The contribution of spatial remapping impairments to unilateral visual neglect

Pisella, L and Mattingley, JB (2004) The contribution of spatial remapping impairments to unilateral visual neglect. Neuroscience And Biobehavioral Reviews, 28 2: 181-200. doi:10.1016/j.neubiorev.2004.03.003

Author Pisella, L
Mattingley, JB
Title The contribution of spatial remapping impairments to unilateral visual neglect
Journal name Neuroscience And Biobehavioral Reviews   Check publisher's open access policy
ISSN 0149-7634
Publication date 2004-01-01
Year available 2004
Sub-type Critical review of research, literature review, critical commentary
DOI 10.1016/j.neubiorev.2004.03.003
Open Access Status
Volume 28
Issue 2
Start page 181
End page 200
Total pages 20
Place of publication Oxford
Publisher Pergamon-elsevier Science Ltd
Language eng
Abstract Left visual neglect following right hemisphere damage is a heterogeneous phenomenon, in which several underlying impairments have been identified. Despite recent advances in understanding the neural and cognitive bases of these impairments, current theories of neglect, particularly those that emphasise attentional deficits, do not explain a number of phenomena, including: 'Ipsilesional' neglect after left orienting Positive or 'productive' manifestations Spatial transposition errors Mislocalisations Revisiting behaviour during visual search Lack of awareness for objects toward the contralesional side of space We propose that these manifestations of neglect can be accounted for by an additional underlying disorder of spatial remapping due to parietal dysfunction. In primary visual areas, retinotopic maps are renewed and thus overwritten at each new ocular fixation. Remapping processes operating in higher-level oculocentric visual maps of the parietal cortex ensure visual integration of these successive retinal images over time and space, by creating a constantly updated representation of stimulus locations in terms of distance and direction from the fovea. They consist in the storage, refreshment and re-localization of the different components of the visual scene that are successively attended during its exploration, and provide spatial constancy of visual perception and a spatial buffer for working memory [Cereb Cortex 5 (1995) 470; Visual Cogn 7 (2000) 17]. We begin this article by reviewing theoretical and experimental arguments that have highlighted the importance of parietal remapping processes in maintaining an accurate representation of space across saccadic shifts. We then focus on findings from the double-step saccade task, [Ann Neurol 38 (1995) 739] as a basis for our model of the role of remapping impairments in many of the symptoms of neglect. From these results, remapping impairments would be demonstrated when a saccade has to be guided across the midline after having fixated an object in either the left or right visual field for patients with either left- or right-side parietal lesions. In addition, patients with right-side lesions will have remapping impairments within the left visual field following a saccade to a left-side target (see Fig. 5). In a large pan of the article, we seek to build our hypothesis based on this basic model and more speculative assumptions supported with extensive evidence from the literature. (C) 2004 Elsevier Ltd. All rights reserved.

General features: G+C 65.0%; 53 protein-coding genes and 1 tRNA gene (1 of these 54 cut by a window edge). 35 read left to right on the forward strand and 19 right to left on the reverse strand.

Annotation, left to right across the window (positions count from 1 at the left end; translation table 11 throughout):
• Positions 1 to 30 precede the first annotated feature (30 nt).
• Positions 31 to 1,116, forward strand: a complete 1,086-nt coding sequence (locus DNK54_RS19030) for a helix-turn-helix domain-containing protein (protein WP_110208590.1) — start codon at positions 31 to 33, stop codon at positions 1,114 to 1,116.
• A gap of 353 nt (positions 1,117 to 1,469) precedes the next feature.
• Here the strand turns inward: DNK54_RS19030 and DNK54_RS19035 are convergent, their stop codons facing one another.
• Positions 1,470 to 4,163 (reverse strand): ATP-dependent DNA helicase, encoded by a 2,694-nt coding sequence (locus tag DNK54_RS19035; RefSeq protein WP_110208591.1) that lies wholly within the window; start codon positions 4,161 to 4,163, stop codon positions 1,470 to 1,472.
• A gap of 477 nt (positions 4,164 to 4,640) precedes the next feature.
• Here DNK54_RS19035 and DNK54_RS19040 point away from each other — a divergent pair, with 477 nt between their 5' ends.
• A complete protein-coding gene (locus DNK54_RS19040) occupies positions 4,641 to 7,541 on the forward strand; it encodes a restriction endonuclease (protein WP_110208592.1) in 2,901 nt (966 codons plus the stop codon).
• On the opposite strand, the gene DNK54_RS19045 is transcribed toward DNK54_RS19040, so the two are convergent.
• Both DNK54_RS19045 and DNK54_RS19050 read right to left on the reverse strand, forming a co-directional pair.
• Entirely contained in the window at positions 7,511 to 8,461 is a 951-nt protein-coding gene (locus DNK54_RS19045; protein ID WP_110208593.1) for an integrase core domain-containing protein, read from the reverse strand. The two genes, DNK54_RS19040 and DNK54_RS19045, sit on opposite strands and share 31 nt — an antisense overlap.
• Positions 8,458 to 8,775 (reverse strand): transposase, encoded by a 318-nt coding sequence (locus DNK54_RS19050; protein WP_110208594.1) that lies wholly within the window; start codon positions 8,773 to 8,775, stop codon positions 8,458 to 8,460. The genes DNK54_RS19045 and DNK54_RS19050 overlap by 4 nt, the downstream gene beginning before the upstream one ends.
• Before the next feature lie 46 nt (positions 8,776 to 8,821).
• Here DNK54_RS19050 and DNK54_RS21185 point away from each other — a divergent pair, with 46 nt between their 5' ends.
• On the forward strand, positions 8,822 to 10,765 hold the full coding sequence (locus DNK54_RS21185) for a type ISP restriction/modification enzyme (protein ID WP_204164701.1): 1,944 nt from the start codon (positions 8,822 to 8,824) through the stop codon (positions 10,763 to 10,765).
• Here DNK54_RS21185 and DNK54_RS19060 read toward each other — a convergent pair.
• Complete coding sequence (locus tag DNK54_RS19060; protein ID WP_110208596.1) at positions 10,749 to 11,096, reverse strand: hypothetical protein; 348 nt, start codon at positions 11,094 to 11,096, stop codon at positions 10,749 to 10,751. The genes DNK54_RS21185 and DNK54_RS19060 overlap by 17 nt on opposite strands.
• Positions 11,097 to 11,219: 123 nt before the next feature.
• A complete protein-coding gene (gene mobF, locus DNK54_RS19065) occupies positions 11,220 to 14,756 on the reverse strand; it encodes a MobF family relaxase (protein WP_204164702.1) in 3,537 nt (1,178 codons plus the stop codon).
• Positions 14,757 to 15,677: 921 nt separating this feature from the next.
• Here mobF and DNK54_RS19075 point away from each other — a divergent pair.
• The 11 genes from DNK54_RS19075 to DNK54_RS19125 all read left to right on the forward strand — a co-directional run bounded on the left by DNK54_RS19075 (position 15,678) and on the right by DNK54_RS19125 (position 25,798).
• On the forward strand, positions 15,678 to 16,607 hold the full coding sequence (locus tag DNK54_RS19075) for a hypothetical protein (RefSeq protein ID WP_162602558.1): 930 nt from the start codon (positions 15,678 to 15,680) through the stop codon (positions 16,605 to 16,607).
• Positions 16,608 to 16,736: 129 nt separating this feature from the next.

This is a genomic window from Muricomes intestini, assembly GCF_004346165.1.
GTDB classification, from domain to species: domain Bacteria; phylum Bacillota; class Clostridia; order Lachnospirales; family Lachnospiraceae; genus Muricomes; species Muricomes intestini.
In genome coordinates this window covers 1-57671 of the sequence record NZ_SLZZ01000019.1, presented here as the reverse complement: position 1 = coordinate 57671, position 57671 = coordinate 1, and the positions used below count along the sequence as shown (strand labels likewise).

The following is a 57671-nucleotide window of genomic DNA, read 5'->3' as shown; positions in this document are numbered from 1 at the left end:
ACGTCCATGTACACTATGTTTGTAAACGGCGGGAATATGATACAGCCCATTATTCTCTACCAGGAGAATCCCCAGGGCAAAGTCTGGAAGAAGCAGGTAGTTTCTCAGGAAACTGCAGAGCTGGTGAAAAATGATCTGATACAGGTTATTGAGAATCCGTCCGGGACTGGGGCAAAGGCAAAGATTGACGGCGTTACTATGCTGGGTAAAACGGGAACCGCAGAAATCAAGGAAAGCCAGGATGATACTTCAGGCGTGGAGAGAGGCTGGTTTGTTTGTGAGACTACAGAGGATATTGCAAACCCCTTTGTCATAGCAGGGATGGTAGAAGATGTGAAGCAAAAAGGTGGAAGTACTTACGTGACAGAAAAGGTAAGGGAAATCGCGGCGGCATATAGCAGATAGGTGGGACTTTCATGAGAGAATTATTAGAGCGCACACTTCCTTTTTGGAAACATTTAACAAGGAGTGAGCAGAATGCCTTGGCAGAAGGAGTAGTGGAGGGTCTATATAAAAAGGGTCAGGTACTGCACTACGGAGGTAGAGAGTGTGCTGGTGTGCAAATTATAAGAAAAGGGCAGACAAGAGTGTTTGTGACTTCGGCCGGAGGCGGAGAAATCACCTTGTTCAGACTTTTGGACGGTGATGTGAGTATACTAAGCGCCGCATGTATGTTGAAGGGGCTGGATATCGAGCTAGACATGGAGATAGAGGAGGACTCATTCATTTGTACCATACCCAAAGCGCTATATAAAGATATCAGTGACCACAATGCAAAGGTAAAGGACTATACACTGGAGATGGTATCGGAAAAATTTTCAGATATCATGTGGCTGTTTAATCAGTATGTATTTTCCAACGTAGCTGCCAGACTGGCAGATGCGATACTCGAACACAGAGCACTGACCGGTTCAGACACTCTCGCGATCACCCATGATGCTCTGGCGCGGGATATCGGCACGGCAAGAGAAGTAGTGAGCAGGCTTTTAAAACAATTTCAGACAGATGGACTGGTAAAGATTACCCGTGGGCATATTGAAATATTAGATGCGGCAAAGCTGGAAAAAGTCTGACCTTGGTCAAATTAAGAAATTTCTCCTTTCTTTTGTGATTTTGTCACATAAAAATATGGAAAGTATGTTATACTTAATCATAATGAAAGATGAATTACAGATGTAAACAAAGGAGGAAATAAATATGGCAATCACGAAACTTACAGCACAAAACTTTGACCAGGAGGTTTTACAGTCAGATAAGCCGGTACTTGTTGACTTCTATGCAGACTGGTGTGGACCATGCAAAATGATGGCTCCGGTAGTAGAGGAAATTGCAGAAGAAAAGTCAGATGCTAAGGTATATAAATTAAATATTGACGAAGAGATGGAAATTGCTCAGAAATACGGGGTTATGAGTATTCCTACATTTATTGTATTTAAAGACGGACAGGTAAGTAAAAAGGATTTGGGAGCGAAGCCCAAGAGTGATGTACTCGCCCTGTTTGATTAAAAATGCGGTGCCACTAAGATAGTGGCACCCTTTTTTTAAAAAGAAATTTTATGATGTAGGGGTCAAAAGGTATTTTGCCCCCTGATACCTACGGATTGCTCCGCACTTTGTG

Keyword Behavioral Sciences
spatial remapping
visual representation
spatial hemineglect
parietal cortex
Common Attentional Mechanism
Lateral Intraparietal Area
Posterior Parietal Cortex
Line Bisection Judgments
Right-hemisphere Damage
Visuospatial Neglect
Hemispatial Neglect
Cerebral Lesions
Q-Index Code C1
Q-Index Status Provisional Code
Institutional Status Unknown
Additional Notes This document is a journal review.

Document type: Journal Article
Sub-type: Critical review of research, literature review, critical commentary
Collections: Excellence in Research Australia (ERA) - Collection
Queensland Brain Institute Publications
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Citation counts: TR Web of Science Citation Count  Cited 98 times in Thomson Reuters Web of Science Article | Citations
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Created: Wed, 17 Oct 2007, 22:56:05 EST